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Steps for repairing your company's fractured public image

Published Aug. 31, 2005

Your company may have played fair with customers and investors over the past few years, but the bad publicity caused by other companies is costing you a tremendous loss of business. Then again, someone in your company might have been involved in borderline activities, but you've corrected the mistakes. Or maybe you're just an innocent party in the confidence fallout that seems to be everywhere. The challenge is to bounce back. How do you do it?

You might consider hiring a topnotch advertising firm to boost your image with the goal of enticing some of your old customers to return. The thinking goes like this: "Maybe they will come back if we apologize for what happened and show what we've done to insure against the same thing happening again." Or you could try this one: "We did nothing wrong, so deal with us." Nope. It won't work. You are going to have to go a lot further if you want to gain or regain your image.

What you need is a comprehensive public relations program to rebuild confidence. While a simple advertising campaign might work, chances are greater that it will probably fail. What you must first do is discover what people actually think of you, not what you think they think. Try using the following five steps to design an image-changing PR campaign:

Your public: Identify just whose opinion it is you wish to change. Who are the "they" of the world in which you work and live? List the different groups whose opinions are valuable to you and your company. Rewrite the list in order of their importance to your bottom line sales. A good starting list might include customers, shareholders, employees, potential customers, the media, public officials, community opinion leaders, CPAs, lawyers, bankers, vendors, churches, health professionals, physical neighbors and the general public.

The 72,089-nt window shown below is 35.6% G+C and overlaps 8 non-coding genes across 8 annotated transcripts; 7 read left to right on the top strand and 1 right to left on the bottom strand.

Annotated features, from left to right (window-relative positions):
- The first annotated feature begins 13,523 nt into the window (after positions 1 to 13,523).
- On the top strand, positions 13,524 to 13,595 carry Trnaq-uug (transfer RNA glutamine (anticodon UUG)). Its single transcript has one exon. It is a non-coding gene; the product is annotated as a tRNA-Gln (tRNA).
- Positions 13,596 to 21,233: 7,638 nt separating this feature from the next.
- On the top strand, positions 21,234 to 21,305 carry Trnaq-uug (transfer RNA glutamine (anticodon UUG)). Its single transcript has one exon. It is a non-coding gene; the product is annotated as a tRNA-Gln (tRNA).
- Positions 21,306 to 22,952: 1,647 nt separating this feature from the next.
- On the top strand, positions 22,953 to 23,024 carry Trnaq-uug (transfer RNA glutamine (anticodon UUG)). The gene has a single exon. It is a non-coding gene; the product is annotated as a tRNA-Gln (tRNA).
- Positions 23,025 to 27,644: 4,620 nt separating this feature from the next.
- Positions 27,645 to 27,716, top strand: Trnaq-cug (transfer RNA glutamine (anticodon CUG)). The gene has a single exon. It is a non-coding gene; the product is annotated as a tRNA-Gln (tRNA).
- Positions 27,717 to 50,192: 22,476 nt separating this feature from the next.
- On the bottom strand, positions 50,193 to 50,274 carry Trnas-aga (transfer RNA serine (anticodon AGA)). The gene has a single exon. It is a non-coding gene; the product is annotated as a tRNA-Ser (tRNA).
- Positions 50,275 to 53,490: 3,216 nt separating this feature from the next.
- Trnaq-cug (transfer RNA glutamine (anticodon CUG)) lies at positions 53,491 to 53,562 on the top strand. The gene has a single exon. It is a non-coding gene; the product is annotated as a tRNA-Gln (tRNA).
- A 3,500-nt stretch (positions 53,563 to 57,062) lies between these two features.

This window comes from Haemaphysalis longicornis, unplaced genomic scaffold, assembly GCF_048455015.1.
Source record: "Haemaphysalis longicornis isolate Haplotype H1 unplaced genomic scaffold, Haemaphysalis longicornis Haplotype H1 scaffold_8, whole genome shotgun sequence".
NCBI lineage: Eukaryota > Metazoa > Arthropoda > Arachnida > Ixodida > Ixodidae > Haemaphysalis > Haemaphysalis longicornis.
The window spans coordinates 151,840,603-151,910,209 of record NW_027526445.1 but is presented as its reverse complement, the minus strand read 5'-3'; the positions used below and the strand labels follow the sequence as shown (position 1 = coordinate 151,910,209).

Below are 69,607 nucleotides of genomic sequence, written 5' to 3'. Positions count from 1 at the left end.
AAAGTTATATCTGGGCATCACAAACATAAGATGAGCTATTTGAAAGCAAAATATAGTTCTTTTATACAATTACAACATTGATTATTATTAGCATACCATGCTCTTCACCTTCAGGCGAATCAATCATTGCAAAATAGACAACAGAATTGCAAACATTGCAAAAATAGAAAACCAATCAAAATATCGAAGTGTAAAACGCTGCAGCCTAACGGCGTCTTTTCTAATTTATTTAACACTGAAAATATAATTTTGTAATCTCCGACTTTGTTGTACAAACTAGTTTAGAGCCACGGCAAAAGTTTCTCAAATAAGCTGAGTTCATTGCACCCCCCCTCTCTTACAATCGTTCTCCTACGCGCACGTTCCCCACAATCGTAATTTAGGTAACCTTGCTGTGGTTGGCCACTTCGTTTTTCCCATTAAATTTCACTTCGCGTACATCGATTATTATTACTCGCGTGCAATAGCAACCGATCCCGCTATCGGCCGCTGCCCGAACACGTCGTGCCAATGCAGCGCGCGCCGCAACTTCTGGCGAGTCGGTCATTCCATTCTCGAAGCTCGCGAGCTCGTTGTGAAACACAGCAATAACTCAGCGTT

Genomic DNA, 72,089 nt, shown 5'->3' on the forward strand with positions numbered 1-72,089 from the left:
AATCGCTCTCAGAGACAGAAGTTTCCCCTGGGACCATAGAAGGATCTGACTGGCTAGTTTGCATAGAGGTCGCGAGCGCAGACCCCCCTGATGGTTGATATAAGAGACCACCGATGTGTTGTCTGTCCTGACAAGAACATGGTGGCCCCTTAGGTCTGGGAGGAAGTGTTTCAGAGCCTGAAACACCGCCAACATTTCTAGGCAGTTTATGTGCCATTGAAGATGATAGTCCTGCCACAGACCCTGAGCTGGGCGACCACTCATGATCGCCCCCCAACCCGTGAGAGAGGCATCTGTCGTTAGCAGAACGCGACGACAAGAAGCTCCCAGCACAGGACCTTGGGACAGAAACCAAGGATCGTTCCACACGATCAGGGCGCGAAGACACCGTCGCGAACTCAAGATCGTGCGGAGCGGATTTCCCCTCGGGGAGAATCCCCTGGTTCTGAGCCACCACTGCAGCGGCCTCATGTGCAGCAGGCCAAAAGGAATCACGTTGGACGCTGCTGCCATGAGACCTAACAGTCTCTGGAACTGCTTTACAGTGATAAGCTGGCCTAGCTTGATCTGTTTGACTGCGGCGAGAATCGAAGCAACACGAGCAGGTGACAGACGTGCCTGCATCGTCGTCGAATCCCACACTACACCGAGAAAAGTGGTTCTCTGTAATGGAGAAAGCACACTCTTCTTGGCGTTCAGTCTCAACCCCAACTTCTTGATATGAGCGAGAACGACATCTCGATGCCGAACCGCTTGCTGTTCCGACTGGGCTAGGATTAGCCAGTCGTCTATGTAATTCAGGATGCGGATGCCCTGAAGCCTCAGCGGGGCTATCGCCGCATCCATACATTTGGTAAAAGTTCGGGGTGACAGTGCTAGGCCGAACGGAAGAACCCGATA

Image survey: There are research companies out there who will work with you to gather information. If you have the money, hire one. Their business is gathering facts.

If money is tight, consider using a focus group to collect information. The classic way to conduct a focus group survey is to invite six to 15 people from each identified group to an extended meeting at a neutral site with a neutral moderator, then ask their opinions of your company. With permission, videotape the proceedings and, if possible, view the group meeting personally using a one-way mirror wall.

Your desired image: A correctly designed image survey will tell you two important things: what people really think about your company and what would entice them to return. Use the same image identification to entice new customers. Draw a continuum chart from the worst present image to the image desired by your survey participants and chart the position of each group along the continuum.

Analyze and design: Using the information gathered, design a program to change the current opinions of your company held by each identified group to the opinions you wish them to have. Identify the most cost-effective change agent or agency for each group. What works for the bankers might not work for customers, so you have your work cut out for you.

Put price tags on every action you can define, then decide what you can do within your budget. It is at this point your PR firm can be of the most help. They can guide your analysis and coordinate the design of any advertising programs you devise.

Act: Set your budget and, with your public relations study in hand, map out a campaign to change the attitudes and perceptions of your company.